Bringing Bonnie to the Blogosphere
One of the many things I am grateful to my fiancé for is his support—especially my writing. As a writer, I am often afflicted with self-doubt, writers block, and downright hatred for the craft. Though he may not always enjoy what I write—I am mostly a romance writer, he is always encouraging me to paraphrase the queen of romance, Nora Roberts,” Put your bum in the chair and write.””
With so much time on my hands, while looking for work, he has been encouraging me to blog. As a prolific blogger and blog reader himself he appreciates the influence, inspiration, or entertainment those in the blogosphere possess with their words—not to mention writing—any kind of writing, is an excellent way to exercise the writing muscles.
Cynic that I am my response was, “But my life is boring, and no one will want to read what write in a blog.” I dabbled in blogging before, LiveJournal, MySpace, and Blogger and whether it was poor time management on my part or lack of interest left these word prints to drift alone and forgotten in the blogosphere. I am willing to try again, and Jonathan has graciously allowed me to use Mosen Consulting as the platform to launch myself. Here I go.
I thought my first post would be an introductory one. Most of you know me as the fiancé of one of the most famous personalities in the blindness community, the voice behind the Bonnie Bulletin on the weekly radio show The Mosen Explosion, the occasional Twitter convo, and those who can remember that far back member of The Seeing Eye’s public relations team. But there is so much more than that.
I would love to say I am six foot tall, slender, blonde and blue eyed and all of that is true minus the height part. Subtract a foot throw in some hated nasal skin pigmentation aka freckles and that is me.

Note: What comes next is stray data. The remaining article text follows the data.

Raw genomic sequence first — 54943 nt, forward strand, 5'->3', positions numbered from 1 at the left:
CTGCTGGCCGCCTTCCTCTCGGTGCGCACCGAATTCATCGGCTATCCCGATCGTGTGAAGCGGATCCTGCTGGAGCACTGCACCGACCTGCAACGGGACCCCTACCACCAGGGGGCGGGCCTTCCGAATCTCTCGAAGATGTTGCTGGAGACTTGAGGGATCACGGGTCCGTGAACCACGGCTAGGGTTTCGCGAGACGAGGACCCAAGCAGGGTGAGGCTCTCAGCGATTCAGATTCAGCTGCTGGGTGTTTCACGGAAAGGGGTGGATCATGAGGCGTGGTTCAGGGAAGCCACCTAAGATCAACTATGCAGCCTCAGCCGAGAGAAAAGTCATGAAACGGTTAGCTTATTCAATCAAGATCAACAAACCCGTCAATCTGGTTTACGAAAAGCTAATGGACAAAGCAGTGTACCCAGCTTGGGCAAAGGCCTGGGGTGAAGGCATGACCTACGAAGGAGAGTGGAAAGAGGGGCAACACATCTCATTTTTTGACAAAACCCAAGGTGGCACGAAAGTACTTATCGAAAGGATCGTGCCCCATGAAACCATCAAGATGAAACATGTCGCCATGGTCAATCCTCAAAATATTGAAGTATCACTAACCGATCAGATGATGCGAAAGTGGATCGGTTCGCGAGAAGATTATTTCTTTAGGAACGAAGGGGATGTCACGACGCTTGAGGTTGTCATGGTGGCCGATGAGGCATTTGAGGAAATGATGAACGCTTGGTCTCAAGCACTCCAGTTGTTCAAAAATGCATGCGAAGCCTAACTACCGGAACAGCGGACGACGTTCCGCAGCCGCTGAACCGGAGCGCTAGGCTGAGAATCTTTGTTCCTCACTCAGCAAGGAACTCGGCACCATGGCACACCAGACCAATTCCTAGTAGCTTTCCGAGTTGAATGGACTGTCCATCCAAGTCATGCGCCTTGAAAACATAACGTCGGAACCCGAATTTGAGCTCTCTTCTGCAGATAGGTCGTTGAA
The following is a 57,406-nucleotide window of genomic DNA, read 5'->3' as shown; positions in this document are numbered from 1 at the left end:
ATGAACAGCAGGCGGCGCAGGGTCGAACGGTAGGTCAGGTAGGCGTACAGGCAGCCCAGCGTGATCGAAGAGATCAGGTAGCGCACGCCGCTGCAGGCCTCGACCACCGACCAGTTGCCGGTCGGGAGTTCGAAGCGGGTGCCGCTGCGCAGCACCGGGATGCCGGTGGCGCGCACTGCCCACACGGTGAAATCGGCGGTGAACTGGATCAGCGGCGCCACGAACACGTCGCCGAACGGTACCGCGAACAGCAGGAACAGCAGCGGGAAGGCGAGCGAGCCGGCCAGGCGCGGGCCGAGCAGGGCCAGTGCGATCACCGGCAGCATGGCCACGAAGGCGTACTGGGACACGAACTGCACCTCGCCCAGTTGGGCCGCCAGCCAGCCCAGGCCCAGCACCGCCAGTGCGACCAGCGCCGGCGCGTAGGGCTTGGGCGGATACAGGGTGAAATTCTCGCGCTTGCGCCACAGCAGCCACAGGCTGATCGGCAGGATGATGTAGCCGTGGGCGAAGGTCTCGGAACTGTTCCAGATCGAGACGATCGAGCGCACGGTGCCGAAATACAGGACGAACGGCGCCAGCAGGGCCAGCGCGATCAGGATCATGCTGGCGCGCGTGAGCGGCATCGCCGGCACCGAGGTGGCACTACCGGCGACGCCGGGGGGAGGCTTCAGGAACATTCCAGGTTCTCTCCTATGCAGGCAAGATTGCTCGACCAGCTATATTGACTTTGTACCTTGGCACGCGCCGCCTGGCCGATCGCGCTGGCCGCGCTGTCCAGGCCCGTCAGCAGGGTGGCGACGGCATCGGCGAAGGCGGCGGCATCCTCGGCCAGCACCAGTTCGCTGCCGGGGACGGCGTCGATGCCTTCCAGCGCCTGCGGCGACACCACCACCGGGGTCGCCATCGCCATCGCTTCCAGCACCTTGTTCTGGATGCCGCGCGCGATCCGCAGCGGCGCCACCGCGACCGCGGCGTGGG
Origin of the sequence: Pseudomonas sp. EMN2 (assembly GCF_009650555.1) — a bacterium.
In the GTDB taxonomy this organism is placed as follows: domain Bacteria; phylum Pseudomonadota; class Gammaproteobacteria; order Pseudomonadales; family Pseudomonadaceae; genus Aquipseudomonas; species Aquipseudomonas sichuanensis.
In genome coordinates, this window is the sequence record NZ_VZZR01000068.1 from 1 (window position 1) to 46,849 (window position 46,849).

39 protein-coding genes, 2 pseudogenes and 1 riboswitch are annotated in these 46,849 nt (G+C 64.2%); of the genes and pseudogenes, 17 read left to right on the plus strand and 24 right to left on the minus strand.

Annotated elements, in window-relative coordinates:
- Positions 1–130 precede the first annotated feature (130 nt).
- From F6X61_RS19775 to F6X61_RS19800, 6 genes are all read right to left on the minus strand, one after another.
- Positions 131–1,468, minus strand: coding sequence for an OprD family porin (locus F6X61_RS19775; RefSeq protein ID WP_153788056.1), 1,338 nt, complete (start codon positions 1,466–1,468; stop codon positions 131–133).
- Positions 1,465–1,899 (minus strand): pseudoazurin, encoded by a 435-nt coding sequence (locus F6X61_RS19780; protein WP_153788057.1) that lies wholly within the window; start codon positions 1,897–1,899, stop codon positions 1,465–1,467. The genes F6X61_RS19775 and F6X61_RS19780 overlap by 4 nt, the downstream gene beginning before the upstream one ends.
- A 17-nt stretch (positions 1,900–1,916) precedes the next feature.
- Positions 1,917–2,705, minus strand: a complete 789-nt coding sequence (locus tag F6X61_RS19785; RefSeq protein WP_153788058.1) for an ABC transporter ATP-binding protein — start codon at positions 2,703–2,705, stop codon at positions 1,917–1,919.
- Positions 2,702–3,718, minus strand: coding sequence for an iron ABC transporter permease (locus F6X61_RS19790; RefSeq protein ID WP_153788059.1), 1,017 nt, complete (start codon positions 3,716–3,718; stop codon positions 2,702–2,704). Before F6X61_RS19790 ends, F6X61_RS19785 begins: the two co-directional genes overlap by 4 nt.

Southern Belle by birth world citizen by choice I am a “Steel Magnolia” and often a force to be reckoned with. I was born in Atlanta Georgia, home of the Braves and Coca cola the youngest of two girls and called this city home until age 13 when my father took early retirement and moved the family to our farm in Tennessee. I have always had a vision impairment of unknown origin. I was born blind in my left eye and had limited sight in my right. It was the seventies and I was fortunate to bee part of the mainstream education in the DeKalb County public schools. At age eight, I lost all the sight in my right eye due to detached retinas. Surgeries were unsuccessful due to haemorrhaging and I was left almost totally blind. People often ask ”wasn’t this tragic”: and my answer I don’t really remember. Having spent most of my professional career in the blindness field I think going blind as a child is less traumatic than as an adult, but hey that can be a blog post right. At 13 I went to the school for the blind in Tennessee and absolutely hated it. Ah another future blog topic. I returned to public school and graduated in the top 100 of my class. I attended Middle Tennessee State University where I majored in sociology, English, with minors in psychology and equine science. Like most 18year olds I had no clue what I wanted to do, so I did the next best thing prolonging reality by attending graduate school at the University of Kentucky earning a master’s degree in rehabilitation counselling.
For the past 18 years, I have worked in rehabilitation counselling in the blindness field, public relations at the oldest dog guide school in the world and lived in Arkansas, Kentucky, Tennessee, Georgia, New Jersey, Massachusetts, and now New Zealand. Yes, I have a Gypsy soul—thanks to my father’s love of travel and adventure and have no problem pulling up weeds and putting down roots. I love horses grew up with them and currently am a partner in a moderately successful racing stable. I love music, reading, current events, history and have a rather unusual interest in the history of nursery rhymes—that would have been my thesis if I had continued my English studies and not in a field where I actually did find employment.
New Zealand welcomed me with open arms in November and like countless migrants before me I have been spending my time adjusting to a new culture, upside down seasons, cars coming at me from a different direction, and spending an unusual amount of time exploring Wellington’s café culture with my black Lab Seeing Eye dog, Lizzie.
Wow! Just in this introductory post, I found several topics to expand on in future blog entries. I love hearing from readers so do not be shy, and if you have ideas for posts. I would love to hear them.